MARY LOUISE KELLY, Host:
Now, McDonald's may be the biggest burger chain, but the fastest-growing is Five Guys Burgers and Fries. Five Guys is also leading a burger revolution, and it's making the big guys take notice.
Rob Sachs has more.
ROB SACHS: Five Guys CEO Jerry Murrell doesn't shy away from how his restaurant isn't a typical burger joint.
LOUISE KELLY: We put a sign up in our stores when we first opened up, and the sign said: If you're in a hurry, there are a lot of other really good burger places real close to here. It was real in-your-face.
SACHS: You can grab a McDouble for a buck over at the Golden Arches almost as fast as you can order it. On average, Five Guys customers wait five to 10 minutes for their double burger, which also costs around four-and-a-half dollars.
LOUISE KELLY: We're just trying to cook a burger like a mom-and-pop burger.
SACHS: But unlike mom and pop, they operate on a much larger scale. In 2003, Murrell, his wife and three sons decided that Five Guys was ready to go national, and the franchise took off.
To date, they have over 700 locations. And according to Technomic, a Chicago-based restaurant consulting firm, they show no signs of slowing.
LOUISE KELLY: We see Five Guys' growth. We expect it to continue for at least the next three to five years, to continue to compete aggressively both with casual dining chains like Applebee's and Chili's, as well as McDonald's, Wendy's and Burger King.
SACHS: Darren Tristano is the executive vice president with Technomic. He says the rapid growth of Five Guys and other high-end burger joints might, in part, be explained by the recession.
LOUISE KELLY: The gourmet market has really come out of this rebirth of the burger, and the reason is that it's a comfort food to many people. It's also not an expensive product. So if you would've purchased a steak, but you still want beef, a good quality burger is a nice alternative.
SACHS: Hans Hess got into the burger biz with lofty ideals, and gave his restaurant a lofty name, Elevation Burger, which strictly uses free-range, grass-fed, organic beef.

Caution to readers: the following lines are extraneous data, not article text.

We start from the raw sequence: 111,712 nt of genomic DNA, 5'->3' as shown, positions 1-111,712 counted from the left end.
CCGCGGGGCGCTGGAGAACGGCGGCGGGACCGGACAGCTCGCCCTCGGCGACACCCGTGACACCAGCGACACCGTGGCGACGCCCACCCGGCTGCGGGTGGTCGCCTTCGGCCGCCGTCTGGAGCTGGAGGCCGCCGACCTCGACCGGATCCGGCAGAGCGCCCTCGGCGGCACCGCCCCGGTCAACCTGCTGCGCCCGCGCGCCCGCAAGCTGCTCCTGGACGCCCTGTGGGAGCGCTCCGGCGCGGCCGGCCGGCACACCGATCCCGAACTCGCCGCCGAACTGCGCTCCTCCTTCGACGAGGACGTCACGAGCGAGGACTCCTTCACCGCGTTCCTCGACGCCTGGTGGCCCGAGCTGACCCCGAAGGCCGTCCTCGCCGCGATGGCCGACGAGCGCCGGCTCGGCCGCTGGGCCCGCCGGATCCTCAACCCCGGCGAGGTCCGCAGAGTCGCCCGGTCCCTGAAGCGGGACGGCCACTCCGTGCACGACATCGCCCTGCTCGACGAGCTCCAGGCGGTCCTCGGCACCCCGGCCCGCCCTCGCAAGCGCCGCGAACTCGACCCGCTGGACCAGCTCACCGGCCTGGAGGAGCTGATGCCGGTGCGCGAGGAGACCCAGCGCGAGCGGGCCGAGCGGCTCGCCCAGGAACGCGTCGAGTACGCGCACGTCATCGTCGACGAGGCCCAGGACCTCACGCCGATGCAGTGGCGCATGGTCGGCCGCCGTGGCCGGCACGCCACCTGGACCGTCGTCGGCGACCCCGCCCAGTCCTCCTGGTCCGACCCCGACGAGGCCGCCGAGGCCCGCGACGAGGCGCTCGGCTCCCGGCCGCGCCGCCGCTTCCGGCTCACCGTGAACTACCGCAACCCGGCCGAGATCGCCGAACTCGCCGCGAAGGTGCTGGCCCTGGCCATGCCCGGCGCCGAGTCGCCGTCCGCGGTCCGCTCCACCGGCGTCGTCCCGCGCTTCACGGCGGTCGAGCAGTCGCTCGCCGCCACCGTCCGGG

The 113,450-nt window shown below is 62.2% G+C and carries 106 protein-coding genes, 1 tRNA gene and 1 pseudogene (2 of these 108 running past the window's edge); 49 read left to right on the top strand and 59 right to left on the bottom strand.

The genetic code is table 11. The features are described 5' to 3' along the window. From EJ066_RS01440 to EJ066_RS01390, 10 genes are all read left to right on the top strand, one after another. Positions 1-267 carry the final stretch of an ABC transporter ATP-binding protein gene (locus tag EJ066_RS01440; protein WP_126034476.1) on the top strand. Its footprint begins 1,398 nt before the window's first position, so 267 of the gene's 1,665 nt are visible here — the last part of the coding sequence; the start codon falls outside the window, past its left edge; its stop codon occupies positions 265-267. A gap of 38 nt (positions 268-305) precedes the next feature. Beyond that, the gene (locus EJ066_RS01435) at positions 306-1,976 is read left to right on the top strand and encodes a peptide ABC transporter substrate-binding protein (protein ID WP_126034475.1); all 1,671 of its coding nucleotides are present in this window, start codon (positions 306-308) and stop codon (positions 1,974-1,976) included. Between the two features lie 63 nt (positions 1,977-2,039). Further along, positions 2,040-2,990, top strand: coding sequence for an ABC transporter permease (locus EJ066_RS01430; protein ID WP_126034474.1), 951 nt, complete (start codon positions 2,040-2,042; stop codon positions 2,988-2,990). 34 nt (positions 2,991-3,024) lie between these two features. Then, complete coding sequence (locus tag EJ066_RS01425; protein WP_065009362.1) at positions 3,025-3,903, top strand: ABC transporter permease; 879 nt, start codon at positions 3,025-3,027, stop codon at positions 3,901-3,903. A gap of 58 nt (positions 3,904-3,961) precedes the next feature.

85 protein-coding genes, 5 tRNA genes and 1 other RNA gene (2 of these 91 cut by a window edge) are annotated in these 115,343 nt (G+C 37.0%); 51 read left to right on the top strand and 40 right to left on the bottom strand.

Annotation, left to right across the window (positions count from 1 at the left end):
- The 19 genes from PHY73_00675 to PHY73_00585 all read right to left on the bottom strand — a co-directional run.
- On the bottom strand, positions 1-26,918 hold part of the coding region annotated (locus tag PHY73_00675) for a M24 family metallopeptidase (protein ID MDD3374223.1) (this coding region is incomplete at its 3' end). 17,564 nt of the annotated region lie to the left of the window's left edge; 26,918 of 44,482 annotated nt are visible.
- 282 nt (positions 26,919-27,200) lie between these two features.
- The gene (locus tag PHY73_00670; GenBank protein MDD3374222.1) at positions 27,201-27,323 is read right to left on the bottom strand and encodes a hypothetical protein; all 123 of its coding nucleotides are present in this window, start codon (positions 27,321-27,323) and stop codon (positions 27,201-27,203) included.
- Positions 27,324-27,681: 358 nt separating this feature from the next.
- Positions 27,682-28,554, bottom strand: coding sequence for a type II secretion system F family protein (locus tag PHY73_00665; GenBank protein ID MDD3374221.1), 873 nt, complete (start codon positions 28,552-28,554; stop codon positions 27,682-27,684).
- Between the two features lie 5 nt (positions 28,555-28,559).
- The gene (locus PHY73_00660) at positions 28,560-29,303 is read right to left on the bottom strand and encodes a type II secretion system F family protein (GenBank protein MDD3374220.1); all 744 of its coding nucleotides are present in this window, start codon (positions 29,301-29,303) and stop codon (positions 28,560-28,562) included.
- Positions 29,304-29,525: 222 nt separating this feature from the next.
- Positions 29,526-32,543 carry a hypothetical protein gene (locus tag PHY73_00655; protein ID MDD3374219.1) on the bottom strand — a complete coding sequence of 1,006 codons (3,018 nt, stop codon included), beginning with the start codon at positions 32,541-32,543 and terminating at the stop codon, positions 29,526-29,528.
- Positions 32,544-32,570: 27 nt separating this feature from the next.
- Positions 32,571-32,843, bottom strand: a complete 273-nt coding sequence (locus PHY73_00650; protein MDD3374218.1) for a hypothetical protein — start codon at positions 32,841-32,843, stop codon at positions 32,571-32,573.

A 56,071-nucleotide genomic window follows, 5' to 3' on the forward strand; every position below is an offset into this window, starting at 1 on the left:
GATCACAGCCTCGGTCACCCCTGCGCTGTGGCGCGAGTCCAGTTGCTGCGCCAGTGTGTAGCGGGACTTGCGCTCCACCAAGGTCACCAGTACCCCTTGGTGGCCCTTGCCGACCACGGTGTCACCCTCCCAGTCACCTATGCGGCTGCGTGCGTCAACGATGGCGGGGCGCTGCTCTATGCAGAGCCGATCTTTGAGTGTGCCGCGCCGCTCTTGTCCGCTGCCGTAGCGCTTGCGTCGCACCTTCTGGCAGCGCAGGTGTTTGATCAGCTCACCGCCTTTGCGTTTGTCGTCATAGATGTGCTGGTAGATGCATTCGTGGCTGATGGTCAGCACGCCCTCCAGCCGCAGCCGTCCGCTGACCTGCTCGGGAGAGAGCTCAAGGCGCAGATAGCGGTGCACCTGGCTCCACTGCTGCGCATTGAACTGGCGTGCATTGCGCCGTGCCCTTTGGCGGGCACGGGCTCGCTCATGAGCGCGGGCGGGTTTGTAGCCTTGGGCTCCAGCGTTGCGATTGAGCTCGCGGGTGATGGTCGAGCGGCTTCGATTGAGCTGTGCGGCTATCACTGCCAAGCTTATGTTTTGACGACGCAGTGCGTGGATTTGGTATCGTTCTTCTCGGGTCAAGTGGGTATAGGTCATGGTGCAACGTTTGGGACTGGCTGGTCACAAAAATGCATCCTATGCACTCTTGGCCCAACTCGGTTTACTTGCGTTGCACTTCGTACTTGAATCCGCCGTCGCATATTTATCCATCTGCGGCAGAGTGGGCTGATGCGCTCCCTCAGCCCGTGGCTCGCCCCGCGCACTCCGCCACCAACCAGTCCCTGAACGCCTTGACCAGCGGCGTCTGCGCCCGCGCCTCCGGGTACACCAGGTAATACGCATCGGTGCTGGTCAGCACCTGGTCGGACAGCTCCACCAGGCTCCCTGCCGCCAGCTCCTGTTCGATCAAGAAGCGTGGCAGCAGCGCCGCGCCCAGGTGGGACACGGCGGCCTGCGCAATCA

LOUISE KELLY: We're doing it better. We're bringing it up. We're raising the standard.
SACHS: Since 2005, he's been able to open 18 franchises from New York to Dallas, with another 100 in development in the U.S. and a few in the Middle East. Hess says despite all his hard work building a supply chain for organic meat, he wins over most customers through their taste buds.
LOUISE KELLY: One of the great things about grass-fed organic is that it actually tastes better. It has its own complex flavor profile.
SACHS: Overall, more variety is a good thing, says food critic Dan Pashman, who co-hosts a foodie podcast called The Sporkful.
LOUISE KELLY: I have a problem in general when people take foods that were invented to take low-grade ingredients and make them more palatable, and then they try to take that food and somehow make it high-end. I mean, you know, you wouldn't add grape juice to your Dom Perignon.
SACHS: Don't tell that to Michael Landrum over at Ray's Hell Burger in Arlington, Virginia. There, you can purchase a steakhouse-quality burger for under 10 bucks, and an $18 burger.
LOUISE KELLY: But that includes a nice, thick slice of seared foie gras on top.
SACHS: Rather than being an expensive burger, Landrum sees his product more as an inexpensive steak. He integrates scraps of filet mignon and New York strip into his patties.
Industry researcher Dan Tristano says the big players are taking notice of the premium trend.
LOUISE KELLY: McDonald's, Wendy's and Burger King have had to shift to higher quality burgers - whether it's a steakhouse burger, the angus burger, or if it's sirloin.
SACHS: The strategy of switching to higher quality seems to be paying off. Wendy's says french fry sales were up 16 percent in December, when they began their publicity campaign for their new natural-cut sea-salt fries. The chain is planning to roll out a line of deluxe burgers in the fall.
For NPR News, I'm Rob Sachs.
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